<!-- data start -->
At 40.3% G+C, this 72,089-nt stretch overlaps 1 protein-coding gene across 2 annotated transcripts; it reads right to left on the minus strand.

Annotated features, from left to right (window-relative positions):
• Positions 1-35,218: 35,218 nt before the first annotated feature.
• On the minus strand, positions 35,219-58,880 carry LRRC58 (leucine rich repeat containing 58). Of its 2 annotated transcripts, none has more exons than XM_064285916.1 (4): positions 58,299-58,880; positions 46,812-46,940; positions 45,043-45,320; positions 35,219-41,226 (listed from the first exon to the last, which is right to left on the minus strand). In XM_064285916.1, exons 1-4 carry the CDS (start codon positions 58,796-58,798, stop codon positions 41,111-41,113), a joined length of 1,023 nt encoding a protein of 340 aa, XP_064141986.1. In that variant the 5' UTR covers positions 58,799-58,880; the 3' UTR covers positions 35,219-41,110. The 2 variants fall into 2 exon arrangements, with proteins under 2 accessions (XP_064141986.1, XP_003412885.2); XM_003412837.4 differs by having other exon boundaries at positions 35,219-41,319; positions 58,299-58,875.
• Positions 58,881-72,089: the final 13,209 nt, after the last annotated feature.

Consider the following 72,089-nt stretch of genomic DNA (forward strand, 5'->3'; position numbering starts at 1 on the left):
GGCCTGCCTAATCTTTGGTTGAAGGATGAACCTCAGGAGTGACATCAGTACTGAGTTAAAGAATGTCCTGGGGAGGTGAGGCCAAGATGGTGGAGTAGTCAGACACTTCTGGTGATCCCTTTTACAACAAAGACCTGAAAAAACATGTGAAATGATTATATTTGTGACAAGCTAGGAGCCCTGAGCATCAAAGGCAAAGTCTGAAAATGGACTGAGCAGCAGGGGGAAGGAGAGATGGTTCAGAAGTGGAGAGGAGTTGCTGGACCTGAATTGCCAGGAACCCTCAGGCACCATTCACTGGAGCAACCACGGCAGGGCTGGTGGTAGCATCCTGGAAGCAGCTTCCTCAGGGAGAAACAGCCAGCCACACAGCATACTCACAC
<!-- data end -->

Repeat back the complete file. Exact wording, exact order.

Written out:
At 40.3% G+C, this 72,089-nt stretch overlaps 1 protein-coding gene across 2 annotated transcripts; it reads right to left on the minus strand.

Annotated features, from left to right (window-relative positions):
• Positions 1-35,218: 35,218 nt before the first annotated feature.
• On the minus strand, positions 35,219-58,880 carry LRRC58 (leucine rich repeat containing 58). Of its 2 annotated transcripts, none has more exons than XM_064285916.1 (4): positions 58,299-58,880; positions 46,812-46,940; positions 45,043-45,320; positions 35,219-41,226 (listed from the first exon to the last, which is right to left on the minus strand). In XM_064285916.1, exons 1-4 carry the CDS (start codon positions 58,796-58,798, stop codon positions 41,111-41,113), a joined length of 1,023 nt encoding a protein of 340 aa, XP_064141986.1. In that variant the 5' UTR covers positions 58,799-58,880; the 3' UTR covers positions 35,219-41,110. The 2 variants fall into 2 exon arrangements, with proteins under 2 accessions (XP_064141986.1, XP_003412885.2); XM_003412837.4 differs by having other exon boundaries at positions 35,219-41,319; positions 58,299-58,875.
• Positions 58,881-72,089: the final 13,209 nt, after the last annotated feature.

Consider the following 72,089-nt stretch of genomic DNA (forward strand, 5'->3'; position numbering starts at 1 on the left):
GGCCTGCCTAATCTTTGGTTGAAGGATGAACCTCAGGAGTGACATCAGTACTGAGTTAAAGAATGTCCTGGGGAGGTGAGGCCAAGATGGTGGAGTAGTCAGACACTTCTGGTGATCCCTTTTACAACAAAGACCTGAAAAAACATGTGAAATGATTATATTTGTGACAAGCTAGGAGCCCTGAGCATCAAAGGCAAAGTCTGAAAATGGACTGAGCAGCAGGGGGAAGGAGAGATGGTTCAGAAGTGGAGAGGAGTTGCTGGACCTGAATTGCCAGGAACCCTCAGGCACCATTCACTGGAGCAACCACGGCAGGGCTGGTGGTAGCATCCTGGAAGCAGCTTCCTCAGGGAGAAACAGCCAGCCACACAGCATACTCACAC